John Libbey Eurotext

Gériatrie et Psychologie Neuropsychiatrie du Vieillissement


Vitamin D supplementation and COVID-19: expert consensus and guidelines Ahead of print

1 Département de gériatrie et Centre mémoire ressources recherche, Centre de recherche sur l’autonomie et la longévité, Centre hospitalier universitaire, Angers, France; UPRES EA 4638, Université d’Angers, Angers, France; Gérontopôle Autonomie Longévité des Pays de la Loire, Nantes, France
2 Service des explorations fonctionnelles, Hôpital Necker-Enfants malades, AP-HP Paris, France
* Correspondence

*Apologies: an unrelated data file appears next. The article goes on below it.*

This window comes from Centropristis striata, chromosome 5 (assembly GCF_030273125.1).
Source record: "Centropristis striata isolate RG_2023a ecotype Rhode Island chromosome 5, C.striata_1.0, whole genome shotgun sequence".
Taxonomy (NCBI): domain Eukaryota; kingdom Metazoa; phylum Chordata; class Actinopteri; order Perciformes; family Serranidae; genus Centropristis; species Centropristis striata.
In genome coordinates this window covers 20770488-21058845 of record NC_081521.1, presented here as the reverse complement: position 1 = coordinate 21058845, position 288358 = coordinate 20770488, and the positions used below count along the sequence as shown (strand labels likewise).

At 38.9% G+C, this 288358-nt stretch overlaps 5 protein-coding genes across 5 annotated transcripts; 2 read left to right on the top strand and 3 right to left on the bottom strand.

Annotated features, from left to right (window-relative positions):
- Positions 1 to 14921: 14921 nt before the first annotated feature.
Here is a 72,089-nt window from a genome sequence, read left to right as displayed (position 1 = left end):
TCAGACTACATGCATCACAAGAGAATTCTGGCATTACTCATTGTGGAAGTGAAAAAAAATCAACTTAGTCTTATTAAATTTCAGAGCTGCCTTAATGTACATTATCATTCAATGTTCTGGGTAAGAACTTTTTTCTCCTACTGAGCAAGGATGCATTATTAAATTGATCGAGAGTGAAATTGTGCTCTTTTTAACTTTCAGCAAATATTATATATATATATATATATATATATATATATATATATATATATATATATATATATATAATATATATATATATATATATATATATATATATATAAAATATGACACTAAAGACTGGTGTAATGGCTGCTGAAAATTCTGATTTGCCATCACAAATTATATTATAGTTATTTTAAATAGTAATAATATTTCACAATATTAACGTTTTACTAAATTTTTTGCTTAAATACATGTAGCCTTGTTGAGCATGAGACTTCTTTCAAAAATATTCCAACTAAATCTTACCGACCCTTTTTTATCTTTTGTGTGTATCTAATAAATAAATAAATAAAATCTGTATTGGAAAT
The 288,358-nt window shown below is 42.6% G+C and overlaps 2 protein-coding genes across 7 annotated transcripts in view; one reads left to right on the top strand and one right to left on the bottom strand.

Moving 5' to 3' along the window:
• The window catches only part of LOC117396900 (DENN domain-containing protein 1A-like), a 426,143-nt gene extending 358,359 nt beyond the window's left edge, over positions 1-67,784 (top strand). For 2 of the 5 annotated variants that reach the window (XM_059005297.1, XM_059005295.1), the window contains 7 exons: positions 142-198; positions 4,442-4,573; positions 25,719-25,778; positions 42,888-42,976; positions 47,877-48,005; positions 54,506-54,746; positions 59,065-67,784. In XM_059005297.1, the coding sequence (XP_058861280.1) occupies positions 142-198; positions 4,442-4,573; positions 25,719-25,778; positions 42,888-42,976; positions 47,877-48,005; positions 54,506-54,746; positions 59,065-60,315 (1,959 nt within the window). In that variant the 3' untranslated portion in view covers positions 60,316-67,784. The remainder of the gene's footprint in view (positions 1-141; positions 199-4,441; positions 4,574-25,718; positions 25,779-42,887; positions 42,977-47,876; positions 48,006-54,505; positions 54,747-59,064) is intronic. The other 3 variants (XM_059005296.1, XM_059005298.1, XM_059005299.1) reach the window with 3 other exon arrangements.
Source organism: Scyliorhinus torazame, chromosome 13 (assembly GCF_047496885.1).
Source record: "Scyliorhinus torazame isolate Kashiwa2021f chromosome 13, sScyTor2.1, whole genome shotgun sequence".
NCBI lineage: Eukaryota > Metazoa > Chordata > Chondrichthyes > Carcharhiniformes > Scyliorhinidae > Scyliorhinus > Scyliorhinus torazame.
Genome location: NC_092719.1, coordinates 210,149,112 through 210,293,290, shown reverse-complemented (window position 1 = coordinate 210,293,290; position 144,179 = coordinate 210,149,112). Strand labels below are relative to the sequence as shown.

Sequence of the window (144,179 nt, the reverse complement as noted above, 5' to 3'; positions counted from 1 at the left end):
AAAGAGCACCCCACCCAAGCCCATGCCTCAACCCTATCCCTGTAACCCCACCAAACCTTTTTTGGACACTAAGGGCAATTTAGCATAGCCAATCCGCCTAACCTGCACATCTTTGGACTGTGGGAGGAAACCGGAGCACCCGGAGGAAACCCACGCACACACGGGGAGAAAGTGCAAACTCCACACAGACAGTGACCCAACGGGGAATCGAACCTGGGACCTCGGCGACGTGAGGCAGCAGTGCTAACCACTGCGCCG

After 12 months of viral circulation, the SARS-CoV-2 has infected millions of people around the world, leaving hundreds of thousands dead. Given the lack of effective therapy and vaccination against COVID-19, focusing on the immediate repurposing of existing drugs gives some hope of curbing the pandemic. Vitamin D is a possible candidate drug which is discussed in a high number of publications. Randomised clinical trials have shown that vitamin D supplementation significantly reduces the risk of respiratory infections. There is also a great deal of evidence that hypovitaminosis D is an independent (and easily modifiable) risk factor for severe forms of COVID-19 and death. Vitamin D supplementation is a simple, safe and inexpensive measure, which is effective in correcting hypovitaminosis D, present in 40–50% of the French population and in more than 80% of adults with COVID-19. In this position paper, we propose simple regimens (adapted to the pharmaceutical forms currently available in France) for vitamin D supplementation in adults with or without COVID-19.